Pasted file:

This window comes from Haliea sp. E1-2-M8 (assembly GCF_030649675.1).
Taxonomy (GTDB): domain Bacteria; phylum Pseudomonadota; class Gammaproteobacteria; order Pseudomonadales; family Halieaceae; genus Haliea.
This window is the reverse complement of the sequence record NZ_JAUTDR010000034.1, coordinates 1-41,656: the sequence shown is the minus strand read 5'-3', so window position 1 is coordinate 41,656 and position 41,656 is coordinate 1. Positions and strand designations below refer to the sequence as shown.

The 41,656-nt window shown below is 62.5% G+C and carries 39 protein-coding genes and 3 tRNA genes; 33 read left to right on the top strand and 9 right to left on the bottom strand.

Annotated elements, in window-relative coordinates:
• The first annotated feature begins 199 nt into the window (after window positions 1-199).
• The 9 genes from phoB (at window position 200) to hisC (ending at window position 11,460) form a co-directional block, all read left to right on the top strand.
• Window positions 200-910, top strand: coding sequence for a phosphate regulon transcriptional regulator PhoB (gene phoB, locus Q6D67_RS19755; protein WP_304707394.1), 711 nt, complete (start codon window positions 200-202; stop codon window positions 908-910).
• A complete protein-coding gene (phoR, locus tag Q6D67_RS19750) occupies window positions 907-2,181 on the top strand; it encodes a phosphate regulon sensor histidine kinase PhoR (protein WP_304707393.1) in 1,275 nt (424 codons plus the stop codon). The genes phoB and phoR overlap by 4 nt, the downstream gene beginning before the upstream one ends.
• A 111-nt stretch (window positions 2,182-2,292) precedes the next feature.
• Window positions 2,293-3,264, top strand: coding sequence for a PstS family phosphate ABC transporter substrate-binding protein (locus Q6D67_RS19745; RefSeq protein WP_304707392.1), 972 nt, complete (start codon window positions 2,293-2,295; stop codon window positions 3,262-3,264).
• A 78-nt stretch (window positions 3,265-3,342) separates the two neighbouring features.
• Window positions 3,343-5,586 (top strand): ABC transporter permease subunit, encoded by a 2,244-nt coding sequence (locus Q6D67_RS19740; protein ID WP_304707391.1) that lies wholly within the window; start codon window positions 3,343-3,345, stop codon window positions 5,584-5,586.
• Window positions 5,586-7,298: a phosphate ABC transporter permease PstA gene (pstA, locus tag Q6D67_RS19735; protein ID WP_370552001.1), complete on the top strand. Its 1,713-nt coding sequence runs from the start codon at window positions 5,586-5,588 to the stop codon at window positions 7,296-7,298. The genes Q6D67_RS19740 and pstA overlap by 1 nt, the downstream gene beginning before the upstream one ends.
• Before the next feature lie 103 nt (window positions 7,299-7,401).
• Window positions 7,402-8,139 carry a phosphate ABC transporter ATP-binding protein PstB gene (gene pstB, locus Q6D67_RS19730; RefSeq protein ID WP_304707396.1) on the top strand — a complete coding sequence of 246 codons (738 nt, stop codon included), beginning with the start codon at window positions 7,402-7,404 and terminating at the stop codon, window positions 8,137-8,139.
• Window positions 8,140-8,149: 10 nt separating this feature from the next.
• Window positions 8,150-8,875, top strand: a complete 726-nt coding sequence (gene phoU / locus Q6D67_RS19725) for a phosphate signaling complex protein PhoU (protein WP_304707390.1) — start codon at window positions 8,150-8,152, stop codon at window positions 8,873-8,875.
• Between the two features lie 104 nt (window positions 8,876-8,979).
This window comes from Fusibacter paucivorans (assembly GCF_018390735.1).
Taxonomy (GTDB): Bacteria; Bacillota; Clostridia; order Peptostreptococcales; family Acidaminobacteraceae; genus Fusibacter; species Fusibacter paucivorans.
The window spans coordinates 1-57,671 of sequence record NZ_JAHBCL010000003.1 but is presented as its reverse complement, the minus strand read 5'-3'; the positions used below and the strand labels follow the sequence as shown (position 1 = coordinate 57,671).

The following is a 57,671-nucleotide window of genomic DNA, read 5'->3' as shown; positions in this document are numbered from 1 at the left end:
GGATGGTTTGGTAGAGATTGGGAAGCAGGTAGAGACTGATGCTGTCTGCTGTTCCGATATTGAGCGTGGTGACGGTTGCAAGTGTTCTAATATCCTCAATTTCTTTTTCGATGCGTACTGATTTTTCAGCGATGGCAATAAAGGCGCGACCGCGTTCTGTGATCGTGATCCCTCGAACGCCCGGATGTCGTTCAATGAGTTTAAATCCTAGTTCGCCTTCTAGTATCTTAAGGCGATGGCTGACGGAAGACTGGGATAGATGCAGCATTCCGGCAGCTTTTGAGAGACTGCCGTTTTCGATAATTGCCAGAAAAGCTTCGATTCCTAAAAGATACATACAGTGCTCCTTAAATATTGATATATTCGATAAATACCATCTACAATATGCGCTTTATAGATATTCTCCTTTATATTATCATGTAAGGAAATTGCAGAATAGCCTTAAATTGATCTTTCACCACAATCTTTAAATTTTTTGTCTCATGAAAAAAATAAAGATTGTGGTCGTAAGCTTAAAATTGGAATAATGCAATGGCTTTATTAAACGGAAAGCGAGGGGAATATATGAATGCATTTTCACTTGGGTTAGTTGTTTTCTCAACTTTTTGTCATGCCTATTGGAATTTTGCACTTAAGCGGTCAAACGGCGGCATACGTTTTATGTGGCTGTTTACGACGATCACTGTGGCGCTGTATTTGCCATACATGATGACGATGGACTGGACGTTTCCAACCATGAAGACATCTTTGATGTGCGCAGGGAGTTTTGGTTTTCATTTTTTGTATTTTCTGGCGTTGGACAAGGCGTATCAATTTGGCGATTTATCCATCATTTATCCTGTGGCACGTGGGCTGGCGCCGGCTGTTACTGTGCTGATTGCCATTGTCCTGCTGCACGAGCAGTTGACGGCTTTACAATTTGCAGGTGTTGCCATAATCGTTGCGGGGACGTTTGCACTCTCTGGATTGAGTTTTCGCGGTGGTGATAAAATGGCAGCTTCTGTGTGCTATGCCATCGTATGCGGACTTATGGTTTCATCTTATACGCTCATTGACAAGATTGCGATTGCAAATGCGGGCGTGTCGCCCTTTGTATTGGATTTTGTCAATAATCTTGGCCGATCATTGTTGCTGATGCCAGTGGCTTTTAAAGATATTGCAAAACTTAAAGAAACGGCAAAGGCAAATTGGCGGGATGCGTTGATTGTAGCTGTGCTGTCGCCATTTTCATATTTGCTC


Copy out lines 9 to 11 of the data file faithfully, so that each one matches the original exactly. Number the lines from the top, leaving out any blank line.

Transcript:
• A complete protein-coding gene (phoR, locus tag Q6D67_RS19750) occupies window positions 907-2,181 on the top strand; it encodes a phosphate regulon sensor histidine kinase PhoR (protein WP_304707393.1) in 1,275 nt (424 codons plus the stop codon). The genes phoB and phoR overlap by 4 nt, the downstream gene beginning before the upstream one ends.
• A 111-nt stretch (window positions 2,182-2,292) precedes the next feature.
• Window positions 2,293-3,264, top strand: coding sequence for a PstS family phosphate ABC transporter substrate-binding protein (locus Q6D67_RS19745; RefSeq protein WP_304707392.1), 972 nt, complete (start codon window positions 2,293-2,295; stop codon window positions 3,262-3,264).